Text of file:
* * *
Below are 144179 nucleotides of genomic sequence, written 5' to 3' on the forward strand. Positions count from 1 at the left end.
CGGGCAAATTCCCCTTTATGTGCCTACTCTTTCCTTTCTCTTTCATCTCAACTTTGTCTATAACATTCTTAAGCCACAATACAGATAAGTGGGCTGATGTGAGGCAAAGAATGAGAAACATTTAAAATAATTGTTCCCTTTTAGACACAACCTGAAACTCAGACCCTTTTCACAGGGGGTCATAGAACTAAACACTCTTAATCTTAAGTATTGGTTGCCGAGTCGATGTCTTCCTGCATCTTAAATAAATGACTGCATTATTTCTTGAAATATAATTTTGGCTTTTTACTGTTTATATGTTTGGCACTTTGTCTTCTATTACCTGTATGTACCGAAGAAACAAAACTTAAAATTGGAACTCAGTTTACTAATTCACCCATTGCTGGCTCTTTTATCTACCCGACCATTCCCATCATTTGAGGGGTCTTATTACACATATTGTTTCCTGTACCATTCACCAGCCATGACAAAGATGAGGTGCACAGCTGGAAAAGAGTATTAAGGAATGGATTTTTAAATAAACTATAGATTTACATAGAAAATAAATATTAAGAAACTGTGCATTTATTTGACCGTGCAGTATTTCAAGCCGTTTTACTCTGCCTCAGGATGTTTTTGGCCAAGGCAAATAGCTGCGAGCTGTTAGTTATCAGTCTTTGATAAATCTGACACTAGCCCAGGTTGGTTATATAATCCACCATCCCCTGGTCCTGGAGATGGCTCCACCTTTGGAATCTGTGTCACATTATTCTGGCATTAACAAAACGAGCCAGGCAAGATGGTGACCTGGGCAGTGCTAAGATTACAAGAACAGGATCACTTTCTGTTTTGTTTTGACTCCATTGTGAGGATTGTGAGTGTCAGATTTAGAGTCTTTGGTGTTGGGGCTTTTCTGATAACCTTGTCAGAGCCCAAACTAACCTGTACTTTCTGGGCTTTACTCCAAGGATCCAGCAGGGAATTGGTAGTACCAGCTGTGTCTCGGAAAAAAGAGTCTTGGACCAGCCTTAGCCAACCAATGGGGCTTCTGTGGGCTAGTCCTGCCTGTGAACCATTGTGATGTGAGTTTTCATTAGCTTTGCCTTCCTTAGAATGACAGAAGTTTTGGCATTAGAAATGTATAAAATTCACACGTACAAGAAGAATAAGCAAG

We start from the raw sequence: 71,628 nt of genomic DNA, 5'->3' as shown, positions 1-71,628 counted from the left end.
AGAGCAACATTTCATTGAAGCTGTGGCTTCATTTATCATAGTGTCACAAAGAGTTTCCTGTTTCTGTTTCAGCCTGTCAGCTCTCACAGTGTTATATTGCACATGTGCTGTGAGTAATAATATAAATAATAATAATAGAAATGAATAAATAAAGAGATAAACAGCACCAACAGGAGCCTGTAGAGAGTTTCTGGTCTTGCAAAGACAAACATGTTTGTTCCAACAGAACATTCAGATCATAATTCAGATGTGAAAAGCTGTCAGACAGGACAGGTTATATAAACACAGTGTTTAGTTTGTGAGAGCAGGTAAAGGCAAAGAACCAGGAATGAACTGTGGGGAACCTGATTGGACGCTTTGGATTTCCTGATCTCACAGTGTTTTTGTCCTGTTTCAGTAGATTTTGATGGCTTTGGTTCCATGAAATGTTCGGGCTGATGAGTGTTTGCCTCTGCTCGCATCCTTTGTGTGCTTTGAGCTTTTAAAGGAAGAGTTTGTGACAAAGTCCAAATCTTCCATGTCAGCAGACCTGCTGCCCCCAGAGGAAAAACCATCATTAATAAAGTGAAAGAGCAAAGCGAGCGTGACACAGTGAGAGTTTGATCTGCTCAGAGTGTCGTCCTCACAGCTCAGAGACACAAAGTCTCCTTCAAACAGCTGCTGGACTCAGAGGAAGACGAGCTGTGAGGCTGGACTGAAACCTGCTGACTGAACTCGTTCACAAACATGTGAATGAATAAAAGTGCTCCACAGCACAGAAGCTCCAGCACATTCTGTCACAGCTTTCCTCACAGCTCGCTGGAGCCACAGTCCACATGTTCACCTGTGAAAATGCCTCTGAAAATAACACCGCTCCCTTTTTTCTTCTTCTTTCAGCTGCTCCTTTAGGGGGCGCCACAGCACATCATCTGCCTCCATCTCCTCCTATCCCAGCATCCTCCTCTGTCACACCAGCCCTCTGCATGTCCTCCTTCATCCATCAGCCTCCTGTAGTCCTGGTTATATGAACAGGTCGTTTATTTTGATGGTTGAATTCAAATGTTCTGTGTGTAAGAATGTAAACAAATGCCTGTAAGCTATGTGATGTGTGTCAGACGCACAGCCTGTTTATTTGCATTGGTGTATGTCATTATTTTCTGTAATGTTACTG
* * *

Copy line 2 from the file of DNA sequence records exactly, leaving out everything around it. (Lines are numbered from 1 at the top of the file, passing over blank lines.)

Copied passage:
CGGGCAAATTCCCCTTTATGTGCCTACTCTTTCCTTTCTCTTTCATCTCAACTTTGTCTATAACATTCTTAAGCCACAATACAGATAAGTGGGCTGATGTGAGGCAAAGAATGAGAAACATTTAAAATAATTGTTCCCTTTTAGACACAACCTGAAACTCAGACCCTTTTCACAGGGGGTCATAGAACTAAACACTCTTAATCTTAAGTATTGGTTGCCGAGTCGATGTCTTCCTGCATCTTAAATAAATGACTGCATTATTTCTTGAAATATAATTTTGGCTTTTTACTGTTTATATGTTTGGCACTTTGTCTTCTATTACCTGTATGTACCGAAGAAACAAAACTTAAAATTGGAACTCAGTTTACTAATTCACCCATTGCTGGCTCTTTTATCTACCCGACCATTCCCATCATTTGAGGGGTCTTATTACACATATTGTTTCCTGTACCATTCACCAGCCATGACAAAGATGAGGTGCACAGCTGGAAAAGAGTATTAAGGAATGGATTTTTAAATAAACTATAGATTTACATAGAAAATAAATATTAAGAAACTGTGCATTTATTTGACCGTGCAGTATTTCAAGCCGTTTTACTCTGCCTCAGGATGTTTTTGGCCAAGGCAAATAGCTGCGAGCTGTTAGTTATCAGTCTTTGATAAATCTGACACTAGCCCAGGTTGGTTATATAATCCACCATCCCCTGGTCCTGGAGATGGCTCCACCTTTGGAATCTGTGTCACATTATTCTGGCATTAACAAAACGAGCCAGGCAAGATGGTGACCTGGGCAGTGCTAAGATTACAAGAACAGGATCACTTTCTGTTTTGTTTTGACTCCATTGTGAGGATTGTGAGTGTCAGATTTAGAGTCTTTGGTGTTGGGGCTTTTCTGATAACCTTGTCAGAGCCCAAACTAACCTGTACTTTCTGGGCTTTACTCCAAGGATCCAGCAGGGAATTGGTAGTACCAGCTGTGTCTCGGAAAAAAGAGTCTTGGACCAGCCTTAGCCAACCAATGGGGCTTCTGTGGGCTAGTCCTGCCTGTGAACCATTGTGATGTGAGTTTTCATTAGCTTTGCCTTCCTTAGAATGACAGAAGTTTTGGCATTAGAAATGTATAAAATTCACACGTACAAGAAGAATAAGCAAG